101 (6) 2009 (1) ACTH (3) addison's (2) adenoma (10) adrenal (6) adrenal adenomas (2) adrenal insufficiency (8) adrenalectomy (1) androgens (2) anger (1) animals (1) antibiotic (1) apathy (1) apnea (1) arginine (1) attitude (2) awareness (19) bacteria (1) bariatric (4) bilateral adrenalectomy; zebra (2) BLA (6) blog carnival (1) blogging (1) blogtalkradio (1) blood work (1) buffalo hump (1) cancer (1) carcinoma (1) cardiovascular (2) change (1) chronic (1) chronic illness (8) circadian (2) classical (1) cold (2) conn's (1) cortef (1) corticosteriod (2) cortisol (7) CSF (1) CT scan (1) cure (1) cushing (1) cushing's (77) cyberchondriac (2) cyclic (2) data (1) database (1) death (4) depression (1) dexamethasone (1) diabetes (3) diabetes insipidus (1) diagnose (1) diagnosis (10) disease (1) diurnal (2) doctor (3) doctor blogs (21) doctor friedman (1) doctors (2) doctors google (1) drugs (2) dynamic MRI (2) ectopic (2) education (1) EHR (1) EMR (1) endocrine (5) endocrinology (1) epatients (5) epigenetics (4) epinephrine (1) episodic (2) estrogen (1) familial (2) fat (1) fatigue (1) ferritin (2) florid (1) flu (1) fluid control (1) food (1) gadolinium (2) galactorrhea (1) gamma knife (3) genetics (3) genotropin (1) gland (1) google (1) google health (1) googling (2) grand rounds (4) growth hormone (13) guest post (1) headache (2) health care system (14) health records (4) healthcare (1) HIPAA (1) hirsutism (1) holiday (4) home (1) hoofbeats (1) hormone (1) hormones (5) hormones bioidentical (1) HRT (1) hurt (1) hypercortisolism (1) hyperplasia (1) hypertension (1) hyperthyroidism (2) hypoparathyroidism (1) hypopitiutarism (4) hypothalamus (2) hypothyroidism (7) iatrogenic (1) ice crunching (1) illness (3) imaging (4) immune (1) immunocompromised (1) infection (2) information (2) insurance (2) internet (1) invisible illness (1) iron (1) journey (2) ketoconazole (3) kidney (1) labs (2) lapband (1) laproscopic (1) levaquin (2) libido (1) macroadenoma (2) medical records (2) medical school (1) men (1) metabolic syndrome (3) metamorphosis (1) microadenoma (1) microscopy (1) mild (1) morbidity (2) mortality (1) MRI (2) MRSA (1) mucinex (1) neuroblastoma (1) news (10) night owl (1) nodules (1) norepinephrine (1) obesity (13) obesity hunger willpower (2) Occam's Blade (1) OFM (1) osteoporosis (2) pain (4) parathyroid (3) participatory medicine (2) pasireotide (1) patient rights (2) patients (7) patientsfirst (1) PCOS (6) PCP (1) pediatric (2) peer reviewed (1) percocet (1) personal (1) PET (1) phenotype (1) pheochromoctyoma (1) pheochromocytoma (1) PHR (3) pictures (1) pituitary (24) pituitary surgery (7) pituitary tumor adenoma research acromegaly (1) poll (1) polycystic (2) prolactinoma (1) protein (1) psychological (1) radiation (1) radio; cushing's (2) rant (1) recurrence (1) reform (2) relationships (1) remission (2) research (26) respect (1) retrospective (4) rocephin (1) safari (1) salivary (2) sarcoidosis (1) science (1) serum cortisol (1) shame (1) sick (1) sinus (1) sinus infection (2) sinusitis (1) sleep (2) soda (1) spoon theory (1) steriod (1) steroids (1) subclinical (2) surgery (11) surgeXperiences (2) survival (1) symptom (1) technology (1) temozolomide (1) testing (6) testosterone (2) thyroid (6) to google (1) top10 (1) transsphenoidal endoscopic (1) travel (2) treatment (3) trust (1) tumor (12) twitter (5) urinary free cortisol (2) urinary infection (2) UTI (1) veteran (1) video (3) Vitamin D (6) weakness (1) zebra (5) zippy (1)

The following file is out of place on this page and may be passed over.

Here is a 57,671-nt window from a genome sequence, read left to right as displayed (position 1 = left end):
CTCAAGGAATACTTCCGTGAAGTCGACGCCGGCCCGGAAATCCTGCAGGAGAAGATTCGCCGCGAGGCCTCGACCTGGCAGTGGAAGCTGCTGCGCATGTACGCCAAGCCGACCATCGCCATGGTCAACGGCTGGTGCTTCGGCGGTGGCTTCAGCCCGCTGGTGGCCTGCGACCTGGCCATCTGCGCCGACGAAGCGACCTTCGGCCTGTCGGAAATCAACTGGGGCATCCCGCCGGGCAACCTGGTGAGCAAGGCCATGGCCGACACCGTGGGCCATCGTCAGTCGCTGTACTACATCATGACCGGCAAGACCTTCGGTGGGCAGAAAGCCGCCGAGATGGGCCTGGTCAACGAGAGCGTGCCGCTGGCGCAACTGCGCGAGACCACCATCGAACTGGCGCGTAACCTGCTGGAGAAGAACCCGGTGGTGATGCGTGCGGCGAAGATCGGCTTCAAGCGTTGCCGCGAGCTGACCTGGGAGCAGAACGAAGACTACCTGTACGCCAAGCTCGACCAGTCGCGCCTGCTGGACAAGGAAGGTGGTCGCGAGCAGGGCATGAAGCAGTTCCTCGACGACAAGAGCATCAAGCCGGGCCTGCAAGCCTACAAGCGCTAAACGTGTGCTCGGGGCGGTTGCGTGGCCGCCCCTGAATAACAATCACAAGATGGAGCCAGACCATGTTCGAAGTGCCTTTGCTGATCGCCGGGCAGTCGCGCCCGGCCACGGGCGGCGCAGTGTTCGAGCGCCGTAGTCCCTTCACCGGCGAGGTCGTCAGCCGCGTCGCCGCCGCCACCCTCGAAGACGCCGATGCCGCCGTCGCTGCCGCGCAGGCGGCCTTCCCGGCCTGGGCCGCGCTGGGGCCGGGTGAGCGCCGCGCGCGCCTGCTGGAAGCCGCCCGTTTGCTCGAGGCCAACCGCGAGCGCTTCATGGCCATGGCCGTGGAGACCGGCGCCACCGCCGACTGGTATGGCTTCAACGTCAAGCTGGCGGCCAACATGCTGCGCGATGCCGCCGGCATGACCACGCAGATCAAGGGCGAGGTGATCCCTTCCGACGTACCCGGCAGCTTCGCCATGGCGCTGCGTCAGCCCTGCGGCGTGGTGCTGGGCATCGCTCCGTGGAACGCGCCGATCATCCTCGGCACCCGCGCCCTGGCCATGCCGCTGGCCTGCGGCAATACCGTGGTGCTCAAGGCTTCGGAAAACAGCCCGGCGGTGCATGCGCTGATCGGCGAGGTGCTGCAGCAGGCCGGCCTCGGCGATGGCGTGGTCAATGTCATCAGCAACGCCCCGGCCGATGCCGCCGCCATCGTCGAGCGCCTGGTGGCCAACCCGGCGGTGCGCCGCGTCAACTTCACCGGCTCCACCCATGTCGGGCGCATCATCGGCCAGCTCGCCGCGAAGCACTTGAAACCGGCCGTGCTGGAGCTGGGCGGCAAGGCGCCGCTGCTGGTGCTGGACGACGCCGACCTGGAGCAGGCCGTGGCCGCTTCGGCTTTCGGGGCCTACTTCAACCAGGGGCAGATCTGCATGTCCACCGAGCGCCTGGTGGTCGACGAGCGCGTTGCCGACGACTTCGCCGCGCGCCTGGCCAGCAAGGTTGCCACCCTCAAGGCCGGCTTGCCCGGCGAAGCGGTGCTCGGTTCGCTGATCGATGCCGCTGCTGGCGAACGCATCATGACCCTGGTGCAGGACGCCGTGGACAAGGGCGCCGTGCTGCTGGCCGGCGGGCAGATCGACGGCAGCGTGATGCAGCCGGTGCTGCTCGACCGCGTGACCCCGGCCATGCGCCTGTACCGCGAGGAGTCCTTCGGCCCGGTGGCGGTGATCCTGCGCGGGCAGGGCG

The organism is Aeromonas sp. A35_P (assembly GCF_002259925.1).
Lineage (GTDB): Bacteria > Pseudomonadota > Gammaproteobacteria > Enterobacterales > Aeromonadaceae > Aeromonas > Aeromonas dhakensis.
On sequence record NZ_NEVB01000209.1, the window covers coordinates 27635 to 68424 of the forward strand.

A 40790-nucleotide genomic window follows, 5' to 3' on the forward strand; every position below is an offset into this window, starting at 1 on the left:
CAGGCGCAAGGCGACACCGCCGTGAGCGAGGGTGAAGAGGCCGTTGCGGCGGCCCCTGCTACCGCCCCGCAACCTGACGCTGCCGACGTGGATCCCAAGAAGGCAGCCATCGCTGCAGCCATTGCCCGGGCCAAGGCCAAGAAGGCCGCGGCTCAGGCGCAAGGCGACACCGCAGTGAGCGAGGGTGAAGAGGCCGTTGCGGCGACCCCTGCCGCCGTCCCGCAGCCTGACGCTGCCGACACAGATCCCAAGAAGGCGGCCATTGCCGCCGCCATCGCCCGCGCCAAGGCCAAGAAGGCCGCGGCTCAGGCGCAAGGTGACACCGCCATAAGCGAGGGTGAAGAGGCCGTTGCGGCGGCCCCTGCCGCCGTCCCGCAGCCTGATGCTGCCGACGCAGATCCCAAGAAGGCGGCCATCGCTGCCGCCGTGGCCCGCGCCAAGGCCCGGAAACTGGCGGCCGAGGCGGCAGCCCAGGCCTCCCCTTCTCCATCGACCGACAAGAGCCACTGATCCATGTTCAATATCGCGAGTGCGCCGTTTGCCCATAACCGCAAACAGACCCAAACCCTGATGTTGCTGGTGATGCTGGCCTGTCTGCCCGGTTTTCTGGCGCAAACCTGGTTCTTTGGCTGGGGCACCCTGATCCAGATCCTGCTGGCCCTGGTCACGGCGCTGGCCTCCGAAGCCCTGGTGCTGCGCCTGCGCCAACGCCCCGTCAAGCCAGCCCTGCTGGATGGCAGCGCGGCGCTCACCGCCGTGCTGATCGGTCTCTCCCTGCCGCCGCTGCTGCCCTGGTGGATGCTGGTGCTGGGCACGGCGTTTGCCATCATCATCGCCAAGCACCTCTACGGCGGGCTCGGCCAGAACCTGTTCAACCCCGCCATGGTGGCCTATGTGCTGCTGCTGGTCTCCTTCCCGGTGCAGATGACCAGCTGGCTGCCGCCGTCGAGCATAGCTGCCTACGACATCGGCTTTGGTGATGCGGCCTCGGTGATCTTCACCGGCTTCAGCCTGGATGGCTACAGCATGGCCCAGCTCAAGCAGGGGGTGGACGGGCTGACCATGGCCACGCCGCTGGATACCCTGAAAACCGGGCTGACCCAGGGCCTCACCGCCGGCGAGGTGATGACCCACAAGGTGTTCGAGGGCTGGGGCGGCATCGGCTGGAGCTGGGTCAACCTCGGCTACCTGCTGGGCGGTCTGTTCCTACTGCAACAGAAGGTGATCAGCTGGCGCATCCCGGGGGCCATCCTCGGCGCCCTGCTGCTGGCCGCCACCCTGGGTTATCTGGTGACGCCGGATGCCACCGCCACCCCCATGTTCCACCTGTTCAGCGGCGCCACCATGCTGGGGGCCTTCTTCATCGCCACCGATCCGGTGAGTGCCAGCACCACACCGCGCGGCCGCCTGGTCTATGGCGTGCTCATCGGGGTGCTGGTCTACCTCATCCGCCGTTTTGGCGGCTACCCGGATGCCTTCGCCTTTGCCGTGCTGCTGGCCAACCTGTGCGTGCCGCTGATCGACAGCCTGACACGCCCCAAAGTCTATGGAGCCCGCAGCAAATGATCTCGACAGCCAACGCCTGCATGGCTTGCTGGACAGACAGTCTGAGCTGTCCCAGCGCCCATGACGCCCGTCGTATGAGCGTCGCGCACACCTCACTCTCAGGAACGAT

Email me....

survivethejourney at gmail dot com

Subscribe via email

Enter your email address:

Delivered by FeedBurner